To fish a narrow run in a small stream you can “drop back” your woolly bugger by feeding fly line downstream and steering it through the run with your rod. You can also do this by standing up stream and feeding line out so a bugger drops back down to tree roots and other snags, or along undercut banks that might be difficult to get a fly into otherwise.

    To fish a riffle, you can cast upstream with an indicator and let the bugger tumble along the bottom—this could be a good tactic if your stream has a lot of large stonefly nymphs.

    In high water or off colored water you can cast across current let it swing below you—and after letting it hang, sometimes ripping a large fly (like a bugger) fast along the bank can get some savage strikes.

    I’m sure others will chime in—feel free to experiment.

    And keep asking questions... there are some great folks here that can help get you going.

  5. #5

    Default Re: Wooly Bugger help

    Thanks for the tips and I mostly fish tailwaters of the South Holston & Watauga rivers of East TN.

  6. #6
    Join Date
    Aug 2010
    Slab City, CA
    Blog Entries

    Default Re: Wooly Bugger help

    The only thing I might add would be to use different lines in different situations. Maybe a fast sink-tip in heavier current, or a clear intermediate full sink in lakes, etc...

  7. #7
    Join Date
    Jan 2007
    Central Florida

    Default Re: Wooly Bugger help

    Hi dmabe,

    You have a lot of good advise. Here are my thoughts about the Woolly Bugger. I don't particular like cone head buggers as most of the heads are too heavy. I like to tie my buggers with weight in the body with a standard thread head. I can vary how heavy the fly is by using more or less weight in the tie. This gives a different sink rate and works best for my style of fishing. I have had good luck fishing a bugger in a dead drift like I was fishing a nymph. Casting up and across I mend the fly line and let the fly search its way down stream. At the end of the drift I swing the fly across the currant and stripping line on occasion to change the swing.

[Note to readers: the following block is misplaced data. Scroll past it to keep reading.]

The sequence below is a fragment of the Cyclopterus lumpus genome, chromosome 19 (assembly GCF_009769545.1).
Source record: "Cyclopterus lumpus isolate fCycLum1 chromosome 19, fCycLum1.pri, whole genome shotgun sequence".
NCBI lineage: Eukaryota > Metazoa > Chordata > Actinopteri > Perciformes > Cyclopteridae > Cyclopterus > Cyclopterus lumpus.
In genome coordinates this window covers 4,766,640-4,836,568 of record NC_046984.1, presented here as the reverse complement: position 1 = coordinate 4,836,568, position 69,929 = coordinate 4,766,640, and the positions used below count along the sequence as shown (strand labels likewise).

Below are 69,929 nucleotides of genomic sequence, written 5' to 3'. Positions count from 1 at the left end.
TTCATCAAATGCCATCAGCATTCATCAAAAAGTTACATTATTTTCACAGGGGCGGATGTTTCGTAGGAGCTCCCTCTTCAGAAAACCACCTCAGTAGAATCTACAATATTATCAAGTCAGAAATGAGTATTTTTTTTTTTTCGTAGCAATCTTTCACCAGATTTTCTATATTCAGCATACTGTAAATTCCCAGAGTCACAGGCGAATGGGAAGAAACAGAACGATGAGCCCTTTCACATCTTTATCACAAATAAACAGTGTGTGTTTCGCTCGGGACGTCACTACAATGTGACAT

I think that some buggers are tied with a hackle that is too stiff. I like the hackle to be more on the soft side so it moves with the currant. The method I use comes from fishing a lot of woolly worms before the bugger was popular. The Woolly Bugger is a modified woolly worm. I still have woolly worms in my fly box.


  8. Default Re: Wooly Bugger help

    All of the above advice is stellar. The only thing I would add is use a short stout leader. About 3' of 8-10# test works best for me.

  9. #9

    Default Re: Wooly Bugger help

    I fish the bugger one way. Throw it and let it dead drift, swing it across the current and strip it back. Has caught the great bulk of all my fishing.
    The best laid plans of mice and men...

  10. #10

    Default Re: Wooly Bugger help

    Quote Originally Posted by yatahey View Post
    All of the above advice is stellar. The only thing I would add is use a short stout leader. About 3' of 8-10# test works best for me.

    Yat hit it on the head for me. I lost lots of fish because of how hard they hit a wooly..

    My add...
    I had a mental issue with Wooly's for the longest of times. I would get hits and wouldn't get fish on. I started varing my retrieval and focused on an accordian set.
    Lastly, my catch rate went up fishing doubles with Wooly-Wooly or Wooly-CrackleBack or Wooly-Small Muddler or Beadhead Wooly - Nobead head... This was hard at first to not get tangles but roll cast or plop cast up stream and use the techniques others have said for the mending and fishing the swing and then strip back the doubles or use the stream to load up your rod for the next upstream roll cast.